Knowing I needed a time cushion to cope with the pit stop I picked up my pace (4.54, 4.52/km) after Cuty Sark (which looked amazing and brilliant to be back after missing it last year) and the winding detour of Greenwich I finally ‘scratched the itch’ just by Deptford Park at about 13km. I lost about 30 seconds in the stop but kept my watch running to have my total time, and picked up the pace (4.49, 4.55, 4.51) to try and get back in touch with the pace bus.

This was hard work (heart rate nudging 160) and despite some pretty attractive cheerleaders at Surrey Quays the miles rattled on toward Tower Bridge without any real incident or any real gain on the pacers. So I settled back into my own rhythm to tick off the miles in Rotherhithe and get to Tower Bridge in good shape. Well, that was the plan.

Hill Start
The trouble with Tower Bridge is that it’s great. And straight after it I knew my family would be near Tower Hill. So I sort of got excited again and put some faster km in again to take me over the bridge and on to The Highway. Knowing that it was about that point that I started to feel shocking last year I did at least reign it in and hit 8 min miles again. To some extent (as the elites passed us on the other side) heading down toward Narrow Street and Limehouse I knew I’d been a bit naughty with the pace.

I came up behind James Barnard around this point and since I’d been following his blog Sir Jogalot for a year after we both had similar experiences in VLM 2011 [him / me], I introduced myself. Both going for sub 3.30 we exchanged pleasantries and then had that awkward moment when you say goodbye/luck and then continue to run in silence alongside eachother for a bit. James looked in control at this point and I figured as an experienced pacer I’d keep in touch with him. However, I seemed to be naturally pulling away a little and as we headed down into docklands I lost touch with him. Reading his post later that weekend it’s clear he had some challenges of his own but I’m delighted to see how well the Newcastle United Foundation have done out of his run.

Watching the tide roll away…
Last year I was in tatters in docklands and the first of my walk breaks came in to play. This year I was determined that wouldn’t happen. I knew I had to hang on to the 18 mile mark which was going to be my first of three gels. I’d taken on Lucozade sport at 5, 10 and 15 miles (a quarter to a third of a bottle each time) and water intermittently. Psychologically I was feeling ok. I’d had some tired legs and some dark thoughts around 14-16 miles but by the time the crowds built through Canrary Wharf I felt happy about getting out of docklands and heading for home. The data tells a slightly different story. It’s tricky to be specific as the tall buildings and tunnels play around with the GPS but I was definitely slowing and my heart rate was getting into the high 160s. As someone in the crowd announced ‘single digits now’ I was getting excited about turning back west.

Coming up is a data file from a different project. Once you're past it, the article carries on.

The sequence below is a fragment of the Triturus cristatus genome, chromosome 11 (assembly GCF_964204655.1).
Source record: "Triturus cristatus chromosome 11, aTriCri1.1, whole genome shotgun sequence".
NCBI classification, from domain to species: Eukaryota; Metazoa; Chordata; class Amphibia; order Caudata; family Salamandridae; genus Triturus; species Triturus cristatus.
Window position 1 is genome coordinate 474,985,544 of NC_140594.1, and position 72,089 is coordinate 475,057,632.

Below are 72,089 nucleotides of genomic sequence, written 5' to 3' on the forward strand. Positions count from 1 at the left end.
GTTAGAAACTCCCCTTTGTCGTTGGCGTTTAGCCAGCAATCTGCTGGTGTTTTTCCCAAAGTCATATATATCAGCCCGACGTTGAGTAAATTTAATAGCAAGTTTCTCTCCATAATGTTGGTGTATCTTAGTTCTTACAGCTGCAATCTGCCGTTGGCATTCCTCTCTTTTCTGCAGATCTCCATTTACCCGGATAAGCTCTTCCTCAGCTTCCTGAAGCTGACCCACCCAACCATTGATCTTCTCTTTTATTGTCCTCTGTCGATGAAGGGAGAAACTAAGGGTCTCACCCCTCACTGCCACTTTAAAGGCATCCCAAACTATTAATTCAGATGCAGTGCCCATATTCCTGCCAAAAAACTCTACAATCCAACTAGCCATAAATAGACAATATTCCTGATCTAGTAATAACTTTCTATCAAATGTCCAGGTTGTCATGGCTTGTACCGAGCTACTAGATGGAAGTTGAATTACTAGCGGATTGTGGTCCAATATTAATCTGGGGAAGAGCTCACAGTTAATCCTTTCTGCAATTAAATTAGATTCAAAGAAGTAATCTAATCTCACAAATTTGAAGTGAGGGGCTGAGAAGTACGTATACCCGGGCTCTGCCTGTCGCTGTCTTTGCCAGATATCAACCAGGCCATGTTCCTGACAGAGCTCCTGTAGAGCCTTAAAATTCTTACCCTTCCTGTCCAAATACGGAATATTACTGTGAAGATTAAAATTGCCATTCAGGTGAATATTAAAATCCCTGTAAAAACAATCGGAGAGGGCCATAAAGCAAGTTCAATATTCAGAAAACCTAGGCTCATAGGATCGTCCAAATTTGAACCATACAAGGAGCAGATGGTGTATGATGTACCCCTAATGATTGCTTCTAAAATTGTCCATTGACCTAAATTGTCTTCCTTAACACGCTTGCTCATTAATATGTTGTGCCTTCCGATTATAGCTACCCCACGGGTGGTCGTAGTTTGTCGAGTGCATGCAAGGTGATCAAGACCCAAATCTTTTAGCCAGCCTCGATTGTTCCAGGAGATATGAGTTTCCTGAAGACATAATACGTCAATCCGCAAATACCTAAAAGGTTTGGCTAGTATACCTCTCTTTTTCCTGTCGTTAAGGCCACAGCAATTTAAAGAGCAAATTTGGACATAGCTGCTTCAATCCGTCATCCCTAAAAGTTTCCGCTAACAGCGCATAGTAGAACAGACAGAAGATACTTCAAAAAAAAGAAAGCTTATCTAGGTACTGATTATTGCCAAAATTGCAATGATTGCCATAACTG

I’d expected that by this point we’d be getting pretty wet. The forecast had been for the wind to build to be a moderate westerly, a headwind all the way home along Embankment and for the rain to start around 1pm but neither really arrived. It’s always windy in the towers of the Wharf so I didn’t notice a significant headwind and the scraps of shade that arrived with a few clouds and tall buildings helped to reduce the inevitable overheating.

“The race starts at 20 miles”
Reaching the 20 mile marker with a 10km race ahead I felt tired but that I’d done enough sessions in training to know that I could put some speed into my legs in spite of it. I didn’t know how low I could drop the pace only that I needed to go ‘as fast as you can’. I hit 4.48 in that first km (7.43 miles) and kept my ear out for my km splits as I tapped in a 4.53, 4.48, 4.47 in the following kms. Weirdly this extra pace seemed to be good for me psychologically as I began passing runners – including Tony Audenshaw on his was to becoming Fastest Schoolboy – comfortably and the miles were passing faster. It wasn’t easy though, by this time I was in the 170s for heart rate. I expected to pass my family again at 22 miles but they’d moved and I thought I’d missed them. This caused a little slump in pace which picked up again when I saw them a little further down the road. As Canon Street passed and the underpasses dragged on I stopped looking at my watch and focussed on feel. Running down the miles and picking up my last drink at 23 and gel at 24. Embankment turns to face Westminster and I realised I was still ticking off good splits. Perhaps understimating the distance, I dropped a gear at 40km and put in a 4.44km (7.37mile) split to take me around the bend into bridge street and the wide Birdcage walk, head up and looking for the marker boards.

Birdcage Walk is a bizarre part of the race. It’s much wider than the previous few miles (or at least it seems like it) and it seems to drag on for ages. Knowing you’re 2km, then 1km from the finish you realise you eat those distances for breakfast normally but there’s nothing in the tank.I’d passed the 3.30 pacer I’d all but forgotten about since the pit stop somewhere on Embankment so I knew I must have had 3.30 in my sights but I didn’t want to look at my watch as I knew I was giving it all I had anyway, knowing the time wouldn’t have made any difference.

The BBC cameras caught me as I thumped ungainly up the Mall puffing like Ivor the Engine (replayed at the company meeting the next day) and I crossed the line having dropped a 4.12km (6.45 mile) for the last 1000m. My Garmin had it as 3.29.59. I couldn’t believe it. So much so that I fully expected it be revised up by a few seconds when the chip time came in.